Snail predators and the garden ecosystem

Sometimes snail predators can be other snails. This is a precious hunting snail I found in my garden.

There are many snail predators, as can be expected given their phenomenal rate of reproduction, and their relative defenselessness. Humans all around the world, and a wide range of animals from all the land vertebrate groups to invertebrates like other snails, all use them as a source of food.

Snails and the terrestrial web of life
The diversity of snail predators

Snails really do help form a base for the terrestrial food chain and support a great diversity of other life. They eat mainly moist leaf litter, fungi and soil, because their shell building requires a high Calcium intake, and they eat plants of course. Other animals requiring Calcium in their diet then feed on the snails. Nesting birds need Calcium to form eggshells and embryos. For example, a wild turkeys' consumption of snails increases by 40% during the egg laying season.

So, in the northern hemisphere garden snails are devoured by ground foraging birds such as thrushes, grouse, blackbirds and wild turkeys, small mammals such as hedgehogs, chipmunks, shrews, mice and squirrels, lizards, snakes like slow worms and Pareas snakes, box turtles, toads, salamanders, ground beetles, millipedes, flies, nematodes, leeches, decollate snails, glow worm larvae, some of which feed only on snails, some flatworms such as Platydemus manokwari and caterpillars such as Hyposmocoma molluscivora. Some of these snail eaters then provide food for foxes, larger snakes, bears and hawks.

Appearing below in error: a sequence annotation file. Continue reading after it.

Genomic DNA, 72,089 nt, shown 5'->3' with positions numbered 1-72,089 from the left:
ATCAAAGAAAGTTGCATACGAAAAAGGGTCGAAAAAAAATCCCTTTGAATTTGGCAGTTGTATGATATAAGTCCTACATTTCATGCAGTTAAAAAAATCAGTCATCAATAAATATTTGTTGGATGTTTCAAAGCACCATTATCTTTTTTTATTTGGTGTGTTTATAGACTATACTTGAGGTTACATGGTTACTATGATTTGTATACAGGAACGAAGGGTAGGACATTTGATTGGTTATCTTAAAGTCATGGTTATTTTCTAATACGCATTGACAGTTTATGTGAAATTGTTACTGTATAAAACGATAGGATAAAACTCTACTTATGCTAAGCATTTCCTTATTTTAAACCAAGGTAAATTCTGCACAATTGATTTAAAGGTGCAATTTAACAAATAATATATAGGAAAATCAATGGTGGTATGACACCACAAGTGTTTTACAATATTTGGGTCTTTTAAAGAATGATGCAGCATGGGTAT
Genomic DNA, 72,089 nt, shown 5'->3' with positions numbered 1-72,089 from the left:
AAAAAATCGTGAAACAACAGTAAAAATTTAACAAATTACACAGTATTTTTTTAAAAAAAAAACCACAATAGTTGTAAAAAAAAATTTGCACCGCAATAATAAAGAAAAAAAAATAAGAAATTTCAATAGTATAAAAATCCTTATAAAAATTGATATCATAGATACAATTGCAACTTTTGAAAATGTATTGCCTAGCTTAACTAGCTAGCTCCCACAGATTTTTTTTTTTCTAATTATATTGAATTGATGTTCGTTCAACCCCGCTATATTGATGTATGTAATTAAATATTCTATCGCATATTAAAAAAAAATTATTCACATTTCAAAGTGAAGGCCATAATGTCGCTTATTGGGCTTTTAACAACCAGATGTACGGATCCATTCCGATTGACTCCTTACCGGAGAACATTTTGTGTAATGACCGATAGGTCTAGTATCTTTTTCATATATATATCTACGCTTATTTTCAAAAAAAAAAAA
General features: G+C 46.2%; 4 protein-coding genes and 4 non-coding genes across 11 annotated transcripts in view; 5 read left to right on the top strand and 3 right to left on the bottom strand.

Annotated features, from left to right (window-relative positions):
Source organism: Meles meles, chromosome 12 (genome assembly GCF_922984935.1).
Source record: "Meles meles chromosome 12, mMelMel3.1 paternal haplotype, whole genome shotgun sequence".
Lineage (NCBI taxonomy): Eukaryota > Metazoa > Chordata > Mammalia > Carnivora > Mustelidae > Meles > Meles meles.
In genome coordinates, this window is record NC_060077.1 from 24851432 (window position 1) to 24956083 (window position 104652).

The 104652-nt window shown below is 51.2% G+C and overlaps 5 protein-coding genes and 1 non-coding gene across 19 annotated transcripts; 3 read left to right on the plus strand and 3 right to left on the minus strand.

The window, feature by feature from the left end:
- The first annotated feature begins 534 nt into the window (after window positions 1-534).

The leading global authority in the English speaking world on snail predators seems to be G.M. Barker. He has written a book called the Natural Enemies of Terrestrial Molluscs, and a paper on molluscs which feed on other molluscs, to which there is a link below.

'My' hunting snail, showing the characteristic umbillicus hole underneath.

When snail-predators are snail predators

Some of the most surprising snail predators are other snails. Cannibalism is quite common, in that snail hatchlings may eat their unhatched siblings, and snails may feed on their dead kin. Another benefit of snails is that some snails feed on the eggs of other pests, reducing their numbers.

Snails which hunt down and kill other living snails are less common, but still quite diverse. I suggest you google the predatory snails in your area to find out more. It is highly likely that you have a couple. We have three in the Western Cape. In Florida the best known is the rosy wolfsnail Euglandina rosea, in the Mediterranean there is Rumina decollata, used in California against the brown garden snail Cornu aspersum.

Our snail pests in in South Africa are Helix aspersa (the common and edible garden snail), Theba pisana (the dune snail) and Cochlicella barbara (coastal cone snail). The carnivorous snails which hunt these and other snails are Nata dumeticola and Nata vernicosa which are flatter, yellower, with a characteristic umbilicus on the underside. Exotics snails are easy prey for these hunters. You can see a detailed article on them under 'garden snails'. According to Charles and Julia Botha (page 33) they can virtually clear the garden of snails but it takes a long time and they need to have food (other snails) while their population increases. If you reach this stage, immediately catch as many as you can and give them to friends, before they start consuming each other.